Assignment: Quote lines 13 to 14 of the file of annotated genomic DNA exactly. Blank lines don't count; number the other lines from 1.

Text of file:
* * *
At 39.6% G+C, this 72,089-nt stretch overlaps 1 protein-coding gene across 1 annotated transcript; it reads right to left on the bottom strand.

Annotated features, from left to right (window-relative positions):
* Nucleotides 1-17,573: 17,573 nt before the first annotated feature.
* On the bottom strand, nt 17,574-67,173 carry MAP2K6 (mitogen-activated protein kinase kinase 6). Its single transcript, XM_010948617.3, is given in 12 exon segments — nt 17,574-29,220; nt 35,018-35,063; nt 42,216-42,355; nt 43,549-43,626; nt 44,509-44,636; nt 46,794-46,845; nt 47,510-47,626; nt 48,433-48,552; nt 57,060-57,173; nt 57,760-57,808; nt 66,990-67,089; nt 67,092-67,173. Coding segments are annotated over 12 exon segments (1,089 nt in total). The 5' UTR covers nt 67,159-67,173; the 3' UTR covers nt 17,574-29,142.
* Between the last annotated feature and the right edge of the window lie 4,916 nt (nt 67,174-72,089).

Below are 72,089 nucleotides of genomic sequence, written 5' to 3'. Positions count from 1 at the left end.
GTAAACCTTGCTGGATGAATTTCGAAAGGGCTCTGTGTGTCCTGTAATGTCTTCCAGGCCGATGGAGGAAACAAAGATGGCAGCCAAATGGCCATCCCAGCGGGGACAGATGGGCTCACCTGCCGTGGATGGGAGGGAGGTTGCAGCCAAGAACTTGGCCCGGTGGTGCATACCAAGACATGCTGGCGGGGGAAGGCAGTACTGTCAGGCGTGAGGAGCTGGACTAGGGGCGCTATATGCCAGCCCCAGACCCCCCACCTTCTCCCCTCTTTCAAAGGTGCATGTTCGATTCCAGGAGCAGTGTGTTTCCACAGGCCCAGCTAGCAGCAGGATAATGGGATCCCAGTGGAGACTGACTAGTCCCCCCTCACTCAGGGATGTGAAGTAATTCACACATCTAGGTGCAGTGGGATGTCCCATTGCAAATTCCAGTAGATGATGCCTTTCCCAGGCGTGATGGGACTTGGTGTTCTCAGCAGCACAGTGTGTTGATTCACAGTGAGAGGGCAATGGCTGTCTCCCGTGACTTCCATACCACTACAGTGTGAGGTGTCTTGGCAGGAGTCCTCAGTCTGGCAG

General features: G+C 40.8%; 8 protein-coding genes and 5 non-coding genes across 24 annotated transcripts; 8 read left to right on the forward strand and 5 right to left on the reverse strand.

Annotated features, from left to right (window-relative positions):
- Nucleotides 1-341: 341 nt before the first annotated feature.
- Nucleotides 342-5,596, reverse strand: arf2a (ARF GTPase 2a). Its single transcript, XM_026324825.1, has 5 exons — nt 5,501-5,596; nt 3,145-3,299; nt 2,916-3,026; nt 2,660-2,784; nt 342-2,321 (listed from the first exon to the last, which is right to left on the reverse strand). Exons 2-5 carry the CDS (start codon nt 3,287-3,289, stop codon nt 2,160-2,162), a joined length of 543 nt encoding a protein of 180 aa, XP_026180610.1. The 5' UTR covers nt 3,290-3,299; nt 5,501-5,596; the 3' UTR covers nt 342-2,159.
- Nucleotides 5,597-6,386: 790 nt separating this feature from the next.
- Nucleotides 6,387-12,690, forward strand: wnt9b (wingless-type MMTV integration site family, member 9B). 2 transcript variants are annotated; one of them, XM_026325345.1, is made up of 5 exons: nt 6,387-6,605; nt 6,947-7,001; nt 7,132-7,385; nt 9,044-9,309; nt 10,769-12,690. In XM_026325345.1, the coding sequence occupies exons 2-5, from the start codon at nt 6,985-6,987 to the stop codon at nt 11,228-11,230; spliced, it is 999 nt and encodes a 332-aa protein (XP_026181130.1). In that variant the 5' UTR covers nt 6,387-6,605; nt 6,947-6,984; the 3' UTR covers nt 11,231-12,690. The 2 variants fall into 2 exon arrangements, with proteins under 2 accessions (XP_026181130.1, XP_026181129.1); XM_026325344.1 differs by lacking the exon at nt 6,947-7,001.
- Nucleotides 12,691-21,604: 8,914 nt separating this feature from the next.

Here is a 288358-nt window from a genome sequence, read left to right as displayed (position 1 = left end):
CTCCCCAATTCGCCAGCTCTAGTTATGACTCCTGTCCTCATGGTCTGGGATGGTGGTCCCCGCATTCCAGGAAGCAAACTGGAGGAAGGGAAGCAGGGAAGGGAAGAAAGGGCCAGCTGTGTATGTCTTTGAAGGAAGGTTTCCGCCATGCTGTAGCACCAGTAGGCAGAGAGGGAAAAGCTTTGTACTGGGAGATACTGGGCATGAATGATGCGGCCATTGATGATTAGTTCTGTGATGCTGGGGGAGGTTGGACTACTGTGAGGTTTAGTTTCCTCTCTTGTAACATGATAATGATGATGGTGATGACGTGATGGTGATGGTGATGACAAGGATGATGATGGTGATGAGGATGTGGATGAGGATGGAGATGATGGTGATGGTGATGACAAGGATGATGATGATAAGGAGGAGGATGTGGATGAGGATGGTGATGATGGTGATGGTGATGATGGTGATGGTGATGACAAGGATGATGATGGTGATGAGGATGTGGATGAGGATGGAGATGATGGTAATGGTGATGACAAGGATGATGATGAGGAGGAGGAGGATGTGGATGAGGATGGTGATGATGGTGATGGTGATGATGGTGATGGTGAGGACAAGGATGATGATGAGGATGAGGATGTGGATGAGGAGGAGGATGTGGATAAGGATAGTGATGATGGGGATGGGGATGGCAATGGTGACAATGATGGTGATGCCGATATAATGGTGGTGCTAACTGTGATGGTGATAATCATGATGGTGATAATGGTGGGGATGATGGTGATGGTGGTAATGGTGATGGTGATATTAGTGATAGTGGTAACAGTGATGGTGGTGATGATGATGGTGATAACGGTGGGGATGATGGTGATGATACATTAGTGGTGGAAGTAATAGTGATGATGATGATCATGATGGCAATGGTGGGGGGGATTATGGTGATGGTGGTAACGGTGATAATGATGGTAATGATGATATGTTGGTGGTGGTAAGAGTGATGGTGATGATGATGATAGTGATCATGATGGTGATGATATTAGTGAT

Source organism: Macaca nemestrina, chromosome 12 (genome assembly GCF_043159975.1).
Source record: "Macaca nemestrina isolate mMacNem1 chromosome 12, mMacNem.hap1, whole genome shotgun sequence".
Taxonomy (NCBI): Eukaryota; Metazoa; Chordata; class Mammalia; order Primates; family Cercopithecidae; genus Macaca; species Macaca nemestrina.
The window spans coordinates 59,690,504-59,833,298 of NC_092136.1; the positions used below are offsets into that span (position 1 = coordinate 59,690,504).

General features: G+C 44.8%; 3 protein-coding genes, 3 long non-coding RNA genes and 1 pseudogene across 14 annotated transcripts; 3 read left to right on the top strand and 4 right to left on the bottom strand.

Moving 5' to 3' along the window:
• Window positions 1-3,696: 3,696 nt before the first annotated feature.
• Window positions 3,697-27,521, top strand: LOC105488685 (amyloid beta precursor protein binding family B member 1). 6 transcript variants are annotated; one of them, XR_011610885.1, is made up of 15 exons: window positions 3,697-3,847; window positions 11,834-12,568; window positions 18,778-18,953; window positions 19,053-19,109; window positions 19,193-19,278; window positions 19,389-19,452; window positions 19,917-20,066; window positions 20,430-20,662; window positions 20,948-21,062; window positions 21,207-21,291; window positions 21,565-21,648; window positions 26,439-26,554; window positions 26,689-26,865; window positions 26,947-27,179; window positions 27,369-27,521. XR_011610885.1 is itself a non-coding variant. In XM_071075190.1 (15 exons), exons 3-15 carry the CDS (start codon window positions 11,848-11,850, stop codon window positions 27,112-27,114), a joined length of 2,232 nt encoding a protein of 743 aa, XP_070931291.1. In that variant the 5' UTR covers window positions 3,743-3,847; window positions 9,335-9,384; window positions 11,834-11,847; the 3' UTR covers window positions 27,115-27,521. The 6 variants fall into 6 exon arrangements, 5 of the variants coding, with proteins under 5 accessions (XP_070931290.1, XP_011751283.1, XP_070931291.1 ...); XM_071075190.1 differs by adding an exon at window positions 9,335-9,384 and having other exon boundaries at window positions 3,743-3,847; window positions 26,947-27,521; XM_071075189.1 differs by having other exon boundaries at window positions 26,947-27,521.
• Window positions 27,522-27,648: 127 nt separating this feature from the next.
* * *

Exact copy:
- Nucleotides 6,387-12,690, forward strand: wnt9b (wingless-type MMTV integration site family, member 9B). 2 transcript variants are annotated; one of them, XM_026325345.1, is made up of 5 exons: nt 6,387-6,605; nt 6,947-7,001; nt 7,132-7,385; nt 9,044-9,309; nt 10,769-12,690. In XM_026325345.1, the coding sequence occupies exons 2-5, from the start codon at nt 6,985-6,987 to the stop codon at nt 11,228-11,230; spliced, it is 999 nt and encodes a 332-aa protein (XP_026181130.1). In that variant the 5' UTR covers nt 6,387-6,605; nt 6,947-6,984; the 3' UTR covers nt 11,231-12,690. The 2 variants fall into 2 exon arrangements, with proteins under 2 accessions (XP_026181130.1, XP_026181129.1); XM_026325344.1 differs by lacking the exon at nt 6,947-7,001.
- Nucleotides 12,691-21,604: 8,914 nt separating this feature from the next.